Infinity: Old News?

The Infinity Illusion
I recently read an article in New Scientist that got me thinking about one of the ideas that make up the very foundation of mathematics. “We know we can’t reach it in a day, year, decade, but we know it’s out there, and if there were a hundred, thousand of us all traveling for…well…infinity, we can certainly reach it!” Now before you mathematicians and non-mathematicians alike begin yelling at me for doubting such a grand mathematical concept as infinity. (“How dare you make light of a concept that has been around for thousands of years, a concept that has been engrained in our minds since our earliest childhood memories?–Oops, little Timmy, you can’t find the slope of that curve. It’s infinite! ) I’d first like to say that I have always been fascinated by the concept of infinity (a look at the header photo of my blog shows just that), so I personally do not believe that we can just throw away centuries worth of mathematical practice. Secondly, I am only talking about infinity in the mathematical sense and with the intention of explaining all sides of the argument. I leave off all arguments that do not pertain to math.

With that said, let’s embark on a journey through the wonderful world of infinity.

Forget everything you thought you knew about mathematics: there is a largest number. Start at 1 and just keep on counting and eventually you will hit a number you cannot exceed-a kind of speed of light for mathematics.

If you read the quote several times, you might starting thinking that representing infinity as a really large number doesn’t sound that bad. Computers (classical computers, I should add) are limited by the number of bits in their memory. Due to physical constraints, the computer’s processor has a bound on the largest number that can be represented. Going above that largest possible number results in overflow and can potential cause costly disasters to occur.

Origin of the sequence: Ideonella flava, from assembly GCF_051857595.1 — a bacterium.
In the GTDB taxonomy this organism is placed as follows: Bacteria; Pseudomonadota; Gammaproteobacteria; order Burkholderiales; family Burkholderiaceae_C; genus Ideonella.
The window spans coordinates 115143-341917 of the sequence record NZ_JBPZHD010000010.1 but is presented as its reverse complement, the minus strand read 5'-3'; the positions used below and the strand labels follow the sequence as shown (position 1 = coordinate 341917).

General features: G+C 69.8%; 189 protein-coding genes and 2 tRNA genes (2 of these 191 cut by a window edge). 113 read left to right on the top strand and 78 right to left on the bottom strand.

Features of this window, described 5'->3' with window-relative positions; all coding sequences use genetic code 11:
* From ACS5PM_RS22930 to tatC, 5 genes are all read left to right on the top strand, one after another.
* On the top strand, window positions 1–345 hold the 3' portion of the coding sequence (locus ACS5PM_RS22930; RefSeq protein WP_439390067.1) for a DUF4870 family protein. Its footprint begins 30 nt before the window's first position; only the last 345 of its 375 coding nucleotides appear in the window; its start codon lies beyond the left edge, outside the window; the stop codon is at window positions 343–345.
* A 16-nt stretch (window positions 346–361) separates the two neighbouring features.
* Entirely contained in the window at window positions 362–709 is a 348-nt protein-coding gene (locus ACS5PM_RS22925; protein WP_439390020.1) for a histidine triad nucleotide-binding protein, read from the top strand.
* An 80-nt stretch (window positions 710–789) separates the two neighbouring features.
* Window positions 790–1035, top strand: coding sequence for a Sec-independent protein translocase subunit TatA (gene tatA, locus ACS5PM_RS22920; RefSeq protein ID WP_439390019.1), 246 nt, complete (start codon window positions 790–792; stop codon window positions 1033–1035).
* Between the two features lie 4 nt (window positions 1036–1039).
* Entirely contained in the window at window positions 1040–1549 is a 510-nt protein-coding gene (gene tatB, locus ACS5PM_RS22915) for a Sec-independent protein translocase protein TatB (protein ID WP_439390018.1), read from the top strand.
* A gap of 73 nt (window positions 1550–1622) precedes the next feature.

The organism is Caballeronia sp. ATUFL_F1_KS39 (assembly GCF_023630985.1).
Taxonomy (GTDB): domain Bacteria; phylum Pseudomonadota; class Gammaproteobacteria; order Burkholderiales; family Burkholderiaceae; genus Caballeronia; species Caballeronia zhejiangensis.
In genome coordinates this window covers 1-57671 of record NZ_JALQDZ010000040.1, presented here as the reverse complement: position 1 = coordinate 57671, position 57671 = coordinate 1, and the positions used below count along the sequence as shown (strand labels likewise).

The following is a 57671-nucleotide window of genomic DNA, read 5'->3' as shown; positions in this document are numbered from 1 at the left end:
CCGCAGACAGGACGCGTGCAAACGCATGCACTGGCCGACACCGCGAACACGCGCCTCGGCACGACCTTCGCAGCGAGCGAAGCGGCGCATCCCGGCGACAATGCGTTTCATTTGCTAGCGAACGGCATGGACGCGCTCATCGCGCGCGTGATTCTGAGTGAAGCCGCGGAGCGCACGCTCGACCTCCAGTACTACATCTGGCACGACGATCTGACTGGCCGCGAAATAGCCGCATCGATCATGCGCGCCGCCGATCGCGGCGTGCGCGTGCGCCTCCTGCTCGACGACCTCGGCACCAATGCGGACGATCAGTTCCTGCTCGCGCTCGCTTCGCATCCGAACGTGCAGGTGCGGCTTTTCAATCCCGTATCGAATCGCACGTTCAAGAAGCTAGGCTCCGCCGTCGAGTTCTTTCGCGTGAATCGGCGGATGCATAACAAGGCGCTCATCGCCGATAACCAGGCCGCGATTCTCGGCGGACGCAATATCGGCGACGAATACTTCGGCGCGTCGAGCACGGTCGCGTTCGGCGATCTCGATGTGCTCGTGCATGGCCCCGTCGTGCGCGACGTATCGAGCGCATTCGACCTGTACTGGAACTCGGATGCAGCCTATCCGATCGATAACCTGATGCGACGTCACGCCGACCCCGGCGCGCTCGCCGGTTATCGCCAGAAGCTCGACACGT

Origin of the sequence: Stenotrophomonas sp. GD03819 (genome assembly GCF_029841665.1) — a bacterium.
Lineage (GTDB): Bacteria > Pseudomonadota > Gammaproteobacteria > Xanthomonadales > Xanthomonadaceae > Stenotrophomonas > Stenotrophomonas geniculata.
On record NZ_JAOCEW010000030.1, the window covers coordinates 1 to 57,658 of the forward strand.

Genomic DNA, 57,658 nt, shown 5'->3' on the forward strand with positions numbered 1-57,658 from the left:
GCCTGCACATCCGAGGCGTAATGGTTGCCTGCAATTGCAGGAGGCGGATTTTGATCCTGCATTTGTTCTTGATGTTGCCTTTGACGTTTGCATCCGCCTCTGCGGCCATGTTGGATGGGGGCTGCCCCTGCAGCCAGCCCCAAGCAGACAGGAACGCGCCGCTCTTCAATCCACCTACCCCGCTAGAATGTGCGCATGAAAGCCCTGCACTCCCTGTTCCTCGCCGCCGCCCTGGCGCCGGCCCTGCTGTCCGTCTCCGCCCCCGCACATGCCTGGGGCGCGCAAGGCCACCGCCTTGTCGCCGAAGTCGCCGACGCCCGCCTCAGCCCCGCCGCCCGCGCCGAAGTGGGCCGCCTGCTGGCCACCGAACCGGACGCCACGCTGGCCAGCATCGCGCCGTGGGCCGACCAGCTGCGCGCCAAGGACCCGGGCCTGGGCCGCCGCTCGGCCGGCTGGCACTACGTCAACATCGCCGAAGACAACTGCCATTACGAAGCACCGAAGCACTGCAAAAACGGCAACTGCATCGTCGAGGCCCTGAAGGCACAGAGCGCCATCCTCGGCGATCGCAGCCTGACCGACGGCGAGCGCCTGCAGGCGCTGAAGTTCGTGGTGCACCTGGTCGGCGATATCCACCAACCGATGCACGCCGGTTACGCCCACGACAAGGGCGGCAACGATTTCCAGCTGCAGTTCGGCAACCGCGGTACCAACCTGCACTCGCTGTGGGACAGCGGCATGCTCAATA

What is represented as infinity in Java, for example, is




. Don’t get fooled by the inf that prints out when you do System.out.print. These numbers are actually represented by a finite number of bits, more precisely the value returned by


. A really large number but not quite infinity.

So you wonder: if computers can get along just fine without the need for anything resembling real infinity, then why do we humans need to have this abstract concept that seems to have no practical use. Although as much of a pain infinity can be in various fields (to see a list, consult the article), we can’t rule out a concept simply by pointing at current technologies. Just because we can’t handle infinity on the hardware we currently have does not mean that the technology of the future theoretically cannot. (In fact, by the looks of it, quantum computers may come close to juggling near infinity in the future.)

Before going any further in exploring various mathematicians’ and scientists’ opinions on infinity, I need to make a distinction between the two types of infinity that mathematicians consider. The first is actual infinity which is a total complete set composed of all its members including infinity. The second is potential infinity which is an incomplete set where more members can always be added to the set, possibly to an infinite end. Jeremy Gwiazda recently proposed a method to distinguish between the two types of infinity in his paper, “Throwing Darts, Time, and the Infinite”.

If something is actually infinite, then selections do not grow through time. So
by the contrapositive, if selections grow through time, then we are dealing with a potential infinity.

Let’s imagine that you have a number line in front of you numbered with the natural numbers {0, 1, 2,…}. If you throw darts at the infinite number line, the first dart will land at a whole, real number. The second dart, by Gwiazda’s method, would land at a number that is larger than the number that the first dart landed on. The rationale behind this is that there is an infinite number of points beyond the point that the most recent dart just landed on. For example, if the first dart landed on 100, then there are an infinite number of choices to choose from for the second dart to land on that is greater than 100. There is only a finite set of choices for the dart to land on less than 100. Therefore, the second dart is bound to land at a number higher than 100. If this is the case, you are looking at potential infinity because your dart selections increase over time.